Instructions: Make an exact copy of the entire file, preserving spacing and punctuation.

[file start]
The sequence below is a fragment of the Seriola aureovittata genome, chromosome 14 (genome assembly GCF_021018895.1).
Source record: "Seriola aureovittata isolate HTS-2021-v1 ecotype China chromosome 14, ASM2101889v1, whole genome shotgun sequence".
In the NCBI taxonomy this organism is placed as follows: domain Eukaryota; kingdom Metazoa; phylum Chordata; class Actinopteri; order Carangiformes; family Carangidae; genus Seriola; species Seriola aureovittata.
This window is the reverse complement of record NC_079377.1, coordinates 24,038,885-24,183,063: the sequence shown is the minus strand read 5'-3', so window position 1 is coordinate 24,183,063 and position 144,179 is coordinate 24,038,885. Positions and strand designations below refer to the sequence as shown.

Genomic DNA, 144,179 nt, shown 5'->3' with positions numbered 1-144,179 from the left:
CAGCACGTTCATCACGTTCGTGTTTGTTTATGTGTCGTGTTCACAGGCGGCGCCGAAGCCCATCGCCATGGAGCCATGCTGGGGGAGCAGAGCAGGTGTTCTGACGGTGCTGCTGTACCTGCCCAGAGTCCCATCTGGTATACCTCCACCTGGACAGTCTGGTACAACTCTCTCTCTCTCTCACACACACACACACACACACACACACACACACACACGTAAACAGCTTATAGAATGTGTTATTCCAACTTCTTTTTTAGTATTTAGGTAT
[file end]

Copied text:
The sequence below is a fragment of the Seriola aureovittata genome, chromosome 14 (genome assembly GCF_021018895.1).
Source record: "Seriola aureovittata isolate HTS-2021-v1 ecotype China chromosome 14, ASM2101889v1, whole genome shotgun sequence".
In the NCBI taxonomy this organism is placed as follows: domain Eukaryota; kingdom Metazoa; phylum Chordata; class Actinopteri; order Carangiformes; family Carangidae; genus Seriola; species Seriola aureovittata.
This window is the reverse complement of record NC_079377.1, coordinates 24,038,885-24,183,063: the sequence shown is the minus strand read 5'-3', so window position 1 is coordinate 24,183,063 and position 144,179 is coordinate 24,038,885. Positions and strand designations below refer to the sequence as shown.

Genomic DNA, 144,179 nt, shown 5'->3' with positions numbered 1-144,179 from the left:
CAGCACGTTCATCACGTTCGTGTTTGTTTATGTGTCGTGTTCACAGGCGGCGCCGAAGCCCATCGCCATGGAGCCATGCTGGGGGAGCAGAGCAGGTGTTCTGACGGTGCTGCTGTACCTGCCCAGAGTCCCATCTGGTATACCTCCACCTGGACAGTCTGGTACAACTCTCTCTCTCTCTCACACACACACACACACACACACACACACACACACACGTAAACAGCTTATAGAATGTGTTATTCCAACTTCTTTTTTAGTATTTAGGTAT